Aug. 27, 2012
FOR IMMEDIATE RELEASE
For more information contact:
Carrie Heitman, communications coordinator, at 816-383-5100 or firstname.lastname@example.org; or
Robin Ruff, director of junior activities, at 816-383-5100 or email@example.com.
PHOTOS: Top-five finalist photos available at 816-383-5155 or firstname.lastname@example.org.
NJAA Selects First-Ever Angus Ambassador
Lauren Adcock, Illinois, to represent the National Junior Angus Association worldwide.
The National Junior Angus Association (NJAA) is fortunate to involve hundreds of outstanding youth leaders in the Angus industry. For the first time, this year the NJAA selected one junior member to represent the organization at cattle events and meetings throughout the United States and Canada. The winner – Lauren Adcock, Moweaqua, Ill. – is thrilled to begin her duties as the Angus Ambassador.
“The Ambassador program will give me the opportunity to bring together the junior and the adult organizations as one, and become a stronger front as an Association to educate the public about the Angus breed,” says Adcock, a senior at the University of Illinois at Urbana-Champaign studying agriculture and consumer economics.
She gained an appreciation for agriculture through her family’s operation, Adcock Land and Livestock, which has raised Angus and Simmental seedstock since 1972. She continues to play an active role in the business. Adcock also currently serves as president of the Illinois Junior Angus Association and is a past Illinois Angus Queen.
When asked why she wanted to become the Angus Ambassador, Adcock says she wants to inform others about the benefits of using Angus genetics and how production agriculture feeds the world. During an internship this summer at Farm Credit Services of Mid-America in Vincennes, Ind., she was able to deepen her industry knowledge and educate herself on how to better communicate agriculture’s positive message with others.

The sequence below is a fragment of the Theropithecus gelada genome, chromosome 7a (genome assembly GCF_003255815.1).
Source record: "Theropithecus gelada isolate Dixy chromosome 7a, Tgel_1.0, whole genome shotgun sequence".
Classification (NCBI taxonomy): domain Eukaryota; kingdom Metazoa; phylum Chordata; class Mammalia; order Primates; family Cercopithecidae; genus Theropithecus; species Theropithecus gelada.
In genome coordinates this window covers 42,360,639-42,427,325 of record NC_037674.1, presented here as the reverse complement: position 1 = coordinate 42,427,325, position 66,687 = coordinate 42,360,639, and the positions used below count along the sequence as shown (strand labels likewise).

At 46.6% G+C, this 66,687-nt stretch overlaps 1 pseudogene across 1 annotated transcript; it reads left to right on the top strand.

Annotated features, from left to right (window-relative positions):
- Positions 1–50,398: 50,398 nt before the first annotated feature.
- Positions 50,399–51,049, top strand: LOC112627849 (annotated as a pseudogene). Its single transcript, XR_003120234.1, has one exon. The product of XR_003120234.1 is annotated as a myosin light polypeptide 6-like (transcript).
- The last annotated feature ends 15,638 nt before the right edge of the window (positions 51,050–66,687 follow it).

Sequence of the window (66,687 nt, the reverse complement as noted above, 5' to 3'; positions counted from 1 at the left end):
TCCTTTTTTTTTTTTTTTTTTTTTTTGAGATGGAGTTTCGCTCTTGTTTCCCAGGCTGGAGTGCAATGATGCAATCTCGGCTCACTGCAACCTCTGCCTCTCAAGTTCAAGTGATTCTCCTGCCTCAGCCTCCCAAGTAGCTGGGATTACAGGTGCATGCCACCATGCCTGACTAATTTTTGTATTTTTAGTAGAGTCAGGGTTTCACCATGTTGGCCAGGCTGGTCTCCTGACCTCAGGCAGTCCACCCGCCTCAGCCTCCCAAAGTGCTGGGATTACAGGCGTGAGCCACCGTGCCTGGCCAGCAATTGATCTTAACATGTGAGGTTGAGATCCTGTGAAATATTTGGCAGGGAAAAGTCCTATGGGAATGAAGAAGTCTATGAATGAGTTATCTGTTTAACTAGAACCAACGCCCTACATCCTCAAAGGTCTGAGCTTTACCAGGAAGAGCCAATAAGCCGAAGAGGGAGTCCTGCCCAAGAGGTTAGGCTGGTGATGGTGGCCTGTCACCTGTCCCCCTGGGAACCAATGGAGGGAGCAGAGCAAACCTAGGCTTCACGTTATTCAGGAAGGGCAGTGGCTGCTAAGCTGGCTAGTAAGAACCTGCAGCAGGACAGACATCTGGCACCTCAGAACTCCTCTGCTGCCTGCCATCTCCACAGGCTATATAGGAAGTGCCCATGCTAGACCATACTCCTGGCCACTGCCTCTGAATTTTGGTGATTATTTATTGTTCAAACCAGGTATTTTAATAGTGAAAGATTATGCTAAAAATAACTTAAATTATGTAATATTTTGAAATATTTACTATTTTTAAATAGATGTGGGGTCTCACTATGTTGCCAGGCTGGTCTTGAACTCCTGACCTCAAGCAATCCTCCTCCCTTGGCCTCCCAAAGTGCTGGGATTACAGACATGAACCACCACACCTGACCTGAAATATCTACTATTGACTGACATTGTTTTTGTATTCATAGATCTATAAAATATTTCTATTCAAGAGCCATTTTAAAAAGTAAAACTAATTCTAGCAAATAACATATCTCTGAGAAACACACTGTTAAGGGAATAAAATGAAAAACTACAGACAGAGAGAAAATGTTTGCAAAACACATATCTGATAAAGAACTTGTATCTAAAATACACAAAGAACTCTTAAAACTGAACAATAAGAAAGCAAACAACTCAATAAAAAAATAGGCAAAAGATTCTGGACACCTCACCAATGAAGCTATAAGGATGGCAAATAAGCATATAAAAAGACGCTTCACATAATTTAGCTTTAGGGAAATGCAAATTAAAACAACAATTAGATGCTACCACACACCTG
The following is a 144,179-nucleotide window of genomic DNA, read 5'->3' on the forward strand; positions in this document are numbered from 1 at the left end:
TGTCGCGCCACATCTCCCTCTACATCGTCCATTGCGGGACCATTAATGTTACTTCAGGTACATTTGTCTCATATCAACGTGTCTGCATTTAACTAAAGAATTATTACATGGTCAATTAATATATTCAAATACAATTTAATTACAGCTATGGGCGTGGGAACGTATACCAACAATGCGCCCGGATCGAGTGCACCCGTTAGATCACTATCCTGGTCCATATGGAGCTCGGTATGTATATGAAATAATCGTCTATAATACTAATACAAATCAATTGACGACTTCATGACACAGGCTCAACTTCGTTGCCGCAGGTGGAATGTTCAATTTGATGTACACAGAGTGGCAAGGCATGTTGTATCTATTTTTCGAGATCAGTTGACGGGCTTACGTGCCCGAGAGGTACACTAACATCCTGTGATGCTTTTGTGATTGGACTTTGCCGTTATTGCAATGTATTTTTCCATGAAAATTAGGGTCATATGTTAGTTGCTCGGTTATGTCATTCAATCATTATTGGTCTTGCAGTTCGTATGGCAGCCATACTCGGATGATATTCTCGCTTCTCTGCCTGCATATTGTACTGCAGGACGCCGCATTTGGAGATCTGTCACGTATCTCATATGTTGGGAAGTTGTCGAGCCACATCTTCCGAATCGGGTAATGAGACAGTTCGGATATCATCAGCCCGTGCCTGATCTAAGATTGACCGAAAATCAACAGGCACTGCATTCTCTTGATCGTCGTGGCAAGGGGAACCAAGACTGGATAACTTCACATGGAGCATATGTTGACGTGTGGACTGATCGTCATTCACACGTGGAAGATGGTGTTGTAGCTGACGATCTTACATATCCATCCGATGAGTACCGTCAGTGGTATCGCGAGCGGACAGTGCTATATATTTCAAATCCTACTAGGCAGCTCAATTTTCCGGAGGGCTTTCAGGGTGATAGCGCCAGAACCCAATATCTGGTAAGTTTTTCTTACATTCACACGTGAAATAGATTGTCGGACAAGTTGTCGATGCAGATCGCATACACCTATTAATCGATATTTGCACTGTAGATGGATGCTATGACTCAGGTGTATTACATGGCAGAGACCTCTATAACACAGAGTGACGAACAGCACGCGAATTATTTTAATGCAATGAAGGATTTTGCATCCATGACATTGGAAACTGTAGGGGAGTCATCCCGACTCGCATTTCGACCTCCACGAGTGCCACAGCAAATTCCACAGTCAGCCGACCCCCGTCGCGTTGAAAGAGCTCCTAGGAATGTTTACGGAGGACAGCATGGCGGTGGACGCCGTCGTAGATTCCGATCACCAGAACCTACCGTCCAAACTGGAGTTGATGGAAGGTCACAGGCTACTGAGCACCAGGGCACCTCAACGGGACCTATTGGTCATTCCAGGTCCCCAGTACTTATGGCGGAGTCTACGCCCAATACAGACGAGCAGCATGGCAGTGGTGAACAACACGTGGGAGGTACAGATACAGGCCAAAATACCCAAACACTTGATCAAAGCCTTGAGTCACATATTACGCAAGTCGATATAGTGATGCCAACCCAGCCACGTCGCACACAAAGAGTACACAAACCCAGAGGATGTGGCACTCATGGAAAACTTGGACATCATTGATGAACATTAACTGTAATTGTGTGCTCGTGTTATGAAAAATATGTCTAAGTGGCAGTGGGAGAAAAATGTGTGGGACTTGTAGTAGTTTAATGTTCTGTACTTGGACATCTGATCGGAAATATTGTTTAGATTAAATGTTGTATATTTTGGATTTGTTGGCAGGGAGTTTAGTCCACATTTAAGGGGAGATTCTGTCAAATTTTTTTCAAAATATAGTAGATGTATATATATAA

“Growing up in agriculture, especially in the Angus industry, you are forced at a young age to take life by the reins and take responsibility for something other than yourself, every day, morning and night,” Adcock says. “I attribute all the skills I have developed to the Angus breed, and becoming the Ambassador is the best experience that will ever be given to me.”
And it is a title that did not come easily. Seven applications were received and the top five were invited to the American Angus Association® in Saint Joseph, Mo. On Aug. 21, the finalists and their families toured the Association and gave a 15-minute presentation addressing current beef industry challenges. Topics ranged from the historic drought to genetic technology, and beef advocacy to forage management.
Competing in the top five were: Esther McCabe, Elk City, Kan.; Tyler Ottensmeier, McLouth, Kan.; Hannah Wright, Spring City, Tenn.; and Blaine Novak, Fordville, N.D.
“I am always impressed by the caliber of youth in the Angus community,” says Robin Ruff, Association director of junior activities. “All of our Ambassador candidates are well-spoken, confident representatives for our industry. They have bright futures ahead of them.”
The panel of judges evaluating the finalists were also impressed with their industry knowledge and enthusiasm.
“Before we met the finalists, we reviewed their resumes and cover letters, and it was neat to finally meet them, and know we had five finalists who could walk in off the street and talk to strangers about the beef industry,” says Wes Tiemann, Association regional manager and competition judge.
Joining Tiemann as judges were: Larry Corah, vice president of Certified Angus Beef LLC (CAB); Sally Northcutt, Association genetic research director; Becky Hays of Centralized Ultrasound Processing (CUP) lab; and Chris Sankey, Association board member.
Adcock begins a year-long term as the Angus Ambassador, traveling to events such as the National Angus Conference and Tour in Wichita, Kan.; a Certified Angus Beef® Building Blocks Seminar in Wooster, Ohio; the Beef Improvement Federation in Oklahoma City, Okla.; the National Cattlemen’s Beef Association Cattle Industry Annual Convention in Tampa Bay, Fla.; and the Guiding Outstanding Angus Leaders (GOAL) Conference in Canada.
Funding for Adcock’s travel expenses and registration fees are provided by the Angus Foundation, thanks to the generous donations it receives from Angus breeders and friends.
“Investing in Angus youth has always been a high priority of the Angus Foundation, and the new Angus Ambassador Program is just another wonderful example of how we use unrestricted charitable gifts from our generous Angus breeders, allied industry interests and friends,” says Milford Jenkins, Angus Foundation president.
For more information about the NJAA or the Ambassador program contact Ruff at 816-383-5100 or visit www.angus.org/NJAA.
The American Angus Association is the nation’s largest beef organization, serving more than 30,000 members across the United States and Canada. It provides programs and services to farmers, ranchers and others who rely on the power of Angus to produce quality genetics for the beef industry and quality beef for consumers.
For more information about Angus cattle and the American Angus Association’s programs and services, visit www.angus.org.